A Prowl reporter gives his advice to the incoming freshman class


Wyatt Henderson

Hoards of students gather in the Commons, on Sept. 6, as the final bell rings signifying its time to get to class. 

Coming into a new environment such as a school can often be overwhelming. A few simple suggestions may change the tide of newcomers experience as they arrived in August.

I am still being haunted by the fact that I disregarded these ideas so abruptly without any consideration. Take this free advice and run with it, or don’t and suffer like I did.

These are a few tips from a senior which are directed to assist freshmen:

  • Forget everything you think you know about high school. Freshmen who first walk into the high school with high expectations will find that Powell High School is nothing like any other school. All ideas of what high school will be might as well be left at the door. Movies and other preconceived notions aren’t accurate. PHS in itself is a great place but it’s not exactly what the middle school prepared freshman for. The term “freshmen are friends, not food” isn’t always pin point accurate. Upperclassmen have zero tolerance for a school of rowdy kids. Sorry, not sorry.
  • Be a teacher’s pet. So what if it’s not “cool?” Participating in class makes each day go by a lot quicker and people tend to enjoy that class a lot more. Be friends with the teachers, not just other students. You’ll probably find you like the teachers more anyway.
  • Don’t be afraid to ask for help or direction. Freshmen, everyone gets a little turned around from time to time; the school is sort of a maze at first. The upperclassmen may seem a bit intimidating, but they’re really not all that bad. So definitely ask for help and hopefully they can point you in the right direction.
  • Explore your options. Find classes that are enjoyable and progress in them. Start with “Intro to … ” then continue on with them the following semester. Get a feel for what’s intriguing and what you want to learn. High school can be a terrible or wonderful time depending on how you play your cards.
  • Find peace in being out of your comfort zone. Being in a new place isn’t always a peaceful feat to face. Yet the teachers here are all willing to help, assist and humor the freshman, as they come into the school. Some, more than others. Teachers can too seem daunting but stay on their good side and they’ll likely seem less scary.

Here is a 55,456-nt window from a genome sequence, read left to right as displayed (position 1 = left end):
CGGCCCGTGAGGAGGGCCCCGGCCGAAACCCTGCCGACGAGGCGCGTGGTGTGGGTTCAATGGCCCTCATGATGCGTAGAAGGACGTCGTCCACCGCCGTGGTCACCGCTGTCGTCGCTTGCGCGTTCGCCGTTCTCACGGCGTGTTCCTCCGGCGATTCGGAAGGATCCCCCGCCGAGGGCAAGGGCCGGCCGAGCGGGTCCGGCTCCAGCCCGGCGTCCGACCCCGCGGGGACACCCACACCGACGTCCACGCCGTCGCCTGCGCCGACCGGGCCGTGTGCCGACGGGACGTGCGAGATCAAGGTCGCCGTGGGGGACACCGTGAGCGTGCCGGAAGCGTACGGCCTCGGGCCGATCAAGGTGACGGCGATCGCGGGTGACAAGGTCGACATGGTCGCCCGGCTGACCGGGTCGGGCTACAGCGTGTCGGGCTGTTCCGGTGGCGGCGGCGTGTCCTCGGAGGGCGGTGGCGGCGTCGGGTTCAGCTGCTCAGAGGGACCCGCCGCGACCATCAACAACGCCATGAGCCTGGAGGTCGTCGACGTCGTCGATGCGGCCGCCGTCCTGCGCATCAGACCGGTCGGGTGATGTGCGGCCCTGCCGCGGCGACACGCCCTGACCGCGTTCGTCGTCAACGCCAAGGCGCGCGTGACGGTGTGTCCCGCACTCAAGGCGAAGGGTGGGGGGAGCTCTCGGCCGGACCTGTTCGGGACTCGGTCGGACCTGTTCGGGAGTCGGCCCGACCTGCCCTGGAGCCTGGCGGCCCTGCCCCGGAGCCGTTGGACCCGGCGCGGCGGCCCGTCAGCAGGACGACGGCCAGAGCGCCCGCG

• Make friends with upperclassmen. Upperclassmen may seem intimidating or overall too goofy to approach. However, they’re just humans like the rest of the school (well, some of them at least). They like to make friends too, as antisocial as they may seem. Every student that’s made it out of freshman year has once been in the position the newbies are currently in, so upperclassmen totally understand the stress, confusion and curiosity. They can be helpful to freshman by showing students the ropes of Powell High School.
  • Try “hands on” classes. Classes like welding, woodworking and agriculture can be taken more than one semester in a row. Hands-on classes like these take a different turn on education. Sure, students will learn an incredible amount but it’s not just sitting in a desk having information repeated over and over until it’s lost its meaning. Take advantage of all the classes that are available, peak interest or that simply seem curious. Branch out and explore.
  • Focus on you. High school is a place to find out which path to follow in life. Everyone has their own battles to face and many students just want to clock in and clock out each day. Fight your battles, don’t try and be everyone’s hero. Of course stand up for someone if they’re being bullied and whatnot, but keep in mind that it can take a toll on someone if they try to please everyone around them.

Above all: Make yourself happy first.